“Within 12 hours of the introduction of the amendment, it had passed the legislature,” Guerrieri writes.
The fast-tracked legislation sets up, according to an NPR outlet in the state, “a five member Academic Distress Commission with a three member majority chosen by the state school superintendent. That group then appoints a CEO with extraordinary powers. He could not only change the collective bargaining agreement with teachers but also create or contract with charter schools.
State school board member Patricia Bruns – a Democrat – says bypassing local elected officials including the school board is unconstitutional. ‘Their idea is to take over the schools, dismantle what’s there, and dole them out to private, for-profit charters.’
So was the federal grant to Ohio timed to pay for the take over of Youngstown schools?
That’s the question Ohio edu-blogger and public school advocate Jan Resseger wants answered. She points to an article by Akron Beacon education reporter Doug Livingston who alleges the new funding for charter schools in Ohio is “designed specifically to pay for the fast-tracked state takeover of the Youngstown schools.” Livingston backs up his claim with a quote from Arne Duncan’s press secretary Elaine Quesinberry who confirmed, “that the Ohio education officials filled out the grant application with the intent to direct money to charter school startups in academic distressed areas. Only two, Youngstown and Lorain, currently fit that description.”
Meanwhile, as the House bill containing the Youngstown Plan passed with extraordinary haste, another bill to make charter schools more transparent and accountable remained mired in contentious through the summer recess. That bill now seems likely to get approved by the legislature, based on reports received at press time. But “there’s no clear magic bullet” in the bill, according to a Cleveland news outlet, at least in terms of reforming charter schools in the state.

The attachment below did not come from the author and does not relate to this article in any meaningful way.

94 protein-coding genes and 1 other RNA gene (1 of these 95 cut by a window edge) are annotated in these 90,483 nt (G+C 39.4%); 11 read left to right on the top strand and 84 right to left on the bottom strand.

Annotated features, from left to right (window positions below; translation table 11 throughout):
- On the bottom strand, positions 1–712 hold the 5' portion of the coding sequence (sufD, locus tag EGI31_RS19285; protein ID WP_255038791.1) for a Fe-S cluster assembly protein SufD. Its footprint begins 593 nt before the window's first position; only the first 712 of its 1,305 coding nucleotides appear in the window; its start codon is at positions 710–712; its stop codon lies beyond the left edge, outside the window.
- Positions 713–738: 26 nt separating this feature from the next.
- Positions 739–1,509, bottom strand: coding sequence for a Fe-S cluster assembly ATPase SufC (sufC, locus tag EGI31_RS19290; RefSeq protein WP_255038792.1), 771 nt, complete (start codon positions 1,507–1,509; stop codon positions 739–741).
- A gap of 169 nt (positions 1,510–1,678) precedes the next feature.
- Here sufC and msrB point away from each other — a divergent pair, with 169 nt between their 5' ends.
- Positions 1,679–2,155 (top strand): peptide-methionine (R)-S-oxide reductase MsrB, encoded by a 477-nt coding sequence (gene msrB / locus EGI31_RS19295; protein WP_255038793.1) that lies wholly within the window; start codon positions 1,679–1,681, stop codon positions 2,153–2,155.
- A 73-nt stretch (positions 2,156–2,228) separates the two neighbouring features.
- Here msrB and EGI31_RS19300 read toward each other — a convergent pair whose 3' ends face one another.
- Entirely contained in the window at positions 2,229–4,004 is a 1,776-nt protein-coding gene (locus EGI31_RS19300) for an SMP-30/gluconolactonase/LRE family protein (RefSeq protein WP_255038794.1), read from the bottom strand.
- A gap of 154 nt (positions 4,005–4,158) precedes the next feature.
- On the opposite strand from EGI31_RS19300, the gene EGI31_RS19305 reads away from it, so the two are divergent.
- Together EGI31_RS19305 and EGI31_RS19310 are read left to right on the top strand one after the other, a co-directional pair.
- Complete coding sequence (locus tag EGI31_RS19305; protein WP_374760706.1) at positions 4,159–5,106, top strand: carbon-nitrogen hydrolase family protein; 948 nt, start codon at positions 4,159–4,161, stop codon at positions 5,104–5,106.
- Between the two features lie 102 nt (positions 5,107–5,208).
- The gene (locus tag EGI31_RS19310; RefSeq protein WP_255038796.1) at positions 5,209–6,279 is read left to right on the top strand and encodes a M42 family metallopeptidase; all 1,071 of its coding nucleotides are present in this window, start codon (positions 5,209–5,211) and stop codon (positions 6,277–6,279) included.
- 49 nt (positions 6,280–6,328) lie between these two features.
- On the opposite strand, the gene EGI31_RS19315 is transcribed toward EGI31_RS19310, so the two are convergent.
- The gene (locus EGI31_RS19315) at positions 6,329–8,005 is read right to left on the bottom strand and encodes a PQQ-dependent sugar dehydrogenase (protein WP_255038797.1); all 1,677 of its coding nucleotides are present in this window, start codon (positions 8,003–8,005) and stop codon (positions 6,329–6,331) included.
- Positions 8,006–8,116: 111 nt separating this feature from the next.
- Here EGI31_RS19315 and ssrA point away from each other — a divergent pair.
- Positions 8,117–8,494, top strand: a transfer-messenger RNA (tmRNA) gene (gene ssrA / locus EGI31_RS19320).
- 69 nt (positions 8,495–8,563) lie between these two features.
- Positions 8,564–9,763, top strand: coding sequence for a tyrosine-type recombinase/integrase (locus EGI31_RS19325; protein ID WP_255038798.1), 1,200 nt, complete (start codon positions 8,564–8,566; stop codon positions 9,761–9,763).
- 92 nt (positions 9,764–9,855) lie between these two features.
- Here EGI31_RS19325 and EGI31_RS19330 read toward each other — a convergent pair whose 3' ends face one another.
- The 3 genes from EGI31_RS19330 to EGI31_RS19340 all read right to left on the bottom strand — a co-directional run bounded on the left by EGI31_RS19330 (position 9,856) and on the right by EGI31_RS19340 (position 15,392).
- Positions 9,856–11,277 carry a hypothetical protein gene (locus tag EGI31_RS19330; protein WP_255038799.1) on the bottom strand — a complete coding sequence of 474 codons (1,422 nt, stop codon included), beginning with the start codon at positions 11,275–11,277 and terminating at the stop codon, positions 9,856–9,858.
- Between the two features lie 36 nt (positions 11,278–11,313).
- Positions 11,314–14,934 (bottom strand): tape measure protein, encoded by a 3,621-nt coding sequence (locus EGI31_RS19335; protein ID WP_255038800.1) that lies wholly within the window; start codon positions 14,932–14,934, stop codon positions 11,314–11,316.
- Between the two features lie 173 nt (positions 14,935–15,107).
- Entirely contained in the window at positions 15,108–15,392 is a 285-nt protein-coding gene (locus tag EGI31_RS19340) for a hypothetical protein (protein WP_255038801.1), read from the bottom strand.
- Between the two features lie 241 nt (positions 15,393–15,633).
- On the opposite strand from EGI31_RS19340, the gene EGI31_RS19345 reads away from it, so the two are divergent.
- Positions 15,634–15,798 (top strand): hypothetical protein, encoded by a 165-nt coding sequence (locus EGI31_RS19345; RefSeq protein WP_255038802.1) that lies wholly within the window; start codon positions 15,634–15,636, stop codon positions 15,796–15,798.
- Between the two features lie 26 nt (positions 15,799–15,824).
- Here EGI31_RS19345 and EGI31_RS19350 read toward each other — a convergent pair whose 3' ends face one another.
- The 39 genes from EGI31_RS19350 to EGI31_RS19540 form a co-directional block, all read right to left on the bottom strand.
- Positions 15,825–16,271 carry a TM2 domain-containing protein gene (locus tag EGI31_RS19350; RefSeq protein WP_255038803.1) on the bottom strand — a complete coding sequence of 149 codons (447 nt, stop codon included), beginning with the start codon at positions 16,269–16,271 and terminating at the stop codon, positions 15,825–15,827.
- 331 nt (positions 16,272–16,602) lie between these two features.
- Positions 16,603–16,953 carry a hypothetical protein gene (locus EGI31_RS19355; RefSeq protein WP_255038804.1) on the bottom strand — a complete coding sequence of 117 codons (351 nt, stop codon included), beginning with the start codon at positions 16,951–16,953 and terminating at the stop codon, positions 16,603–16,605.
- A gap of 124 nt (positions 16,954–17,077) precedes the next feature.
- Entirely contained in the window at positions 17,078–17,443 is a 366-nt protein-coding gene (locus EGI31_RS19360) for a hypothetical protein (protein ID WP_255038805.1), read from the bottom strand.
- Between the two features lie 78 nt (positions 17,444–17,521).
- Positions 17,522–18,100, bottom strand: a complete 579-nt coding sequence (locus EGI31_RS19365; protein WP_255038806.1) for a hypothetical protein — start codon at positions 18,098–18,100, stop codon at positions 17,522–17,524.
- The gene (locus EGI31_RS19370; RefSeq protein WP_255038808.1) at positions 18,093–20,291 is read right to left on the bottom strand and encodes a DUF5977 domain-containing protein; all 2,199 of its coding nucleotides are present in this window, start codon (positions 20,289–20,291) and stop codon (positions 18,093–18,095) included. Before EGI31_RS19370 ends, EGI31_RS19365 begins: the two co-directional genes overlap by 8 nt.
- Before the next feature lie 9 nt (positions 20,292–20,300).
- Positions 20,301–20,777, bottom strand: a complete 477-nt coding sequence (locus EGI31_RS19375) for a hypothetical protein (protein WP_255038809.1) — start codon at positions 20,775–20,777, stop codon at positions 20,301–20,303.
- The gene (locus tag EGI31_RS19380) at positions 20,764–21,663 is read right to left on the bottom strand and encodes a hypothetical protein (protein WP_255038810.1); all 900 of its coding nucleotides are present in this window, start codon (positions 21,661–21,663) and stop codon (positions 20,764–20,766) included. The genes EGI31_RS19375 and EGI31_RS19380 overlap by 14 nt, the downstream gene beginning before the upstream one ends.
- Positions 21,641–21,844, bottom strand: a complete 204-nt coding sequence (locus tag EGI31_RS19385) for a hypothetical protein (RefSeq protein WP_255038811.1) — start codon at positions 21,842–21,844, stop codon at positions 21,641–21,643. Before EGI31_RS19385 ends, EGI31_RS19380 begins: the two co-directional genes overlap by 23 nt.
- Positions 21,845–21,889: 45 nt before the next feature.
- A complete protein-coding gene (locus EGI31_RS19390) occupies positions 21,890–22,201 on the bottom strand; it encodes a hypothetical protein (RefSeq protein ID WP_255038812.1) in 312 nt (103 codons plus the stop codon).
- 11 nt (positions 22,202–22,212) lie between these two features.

“The bill makes several small changes,” the reporter contends. “Private and for-profit charter school operators will have to provide more information to the public about how they spend tax dollars they are paid to run the schools.” But “the books won’t be anywhere near as open as a public school district’s.”
Also, what amounts to accountability for charters seems especially weak under the provisions of the new law. “The Ohio Department of Education will start to publicize which operators run each school and give information to the public about the academic performance of the schools that each operator runs. That will let families know the track record of the people running a school.” It will? How many families will dig into state reports to make decisions about where to send their kids to school?
A Hands-Off Policy For Charter Schools?
For his part, Secretary Duncan seems little interested in how new federal grants to charter schools will be spent, saying it’s “largely up to states and the public agencies that approve charter schools,” according to the Post article cited above. “At the federal level, we don’t have a whole lot of leverage,” he mused.
This seems an oddly resigned comment from an education secretary whose department has made the minute scrutiny of state policy governing nearly everything having to do with public education – from standards, to teacher evaluations, to tutoring requirements.
Why would a secretary so often accused of leading an unprecedented overreach of federal intrusion in state education policy suddenly become so nonchalant about oversight of charter schools?
It certainly doesn’t help dampen suspicion that Duncan’s replacement as acting secretary will be John King, the controversial former New York State Education Commissioner, who has deep ties to the charter school industry.
Before becoming New York Commissioner, King helped to found and operate a charter school management organization with schools in New York, Massachusetts, and New Jersey.
Because King will be acting secretary, no nomination process or Congressional hearings will be needed to approve the leadership change.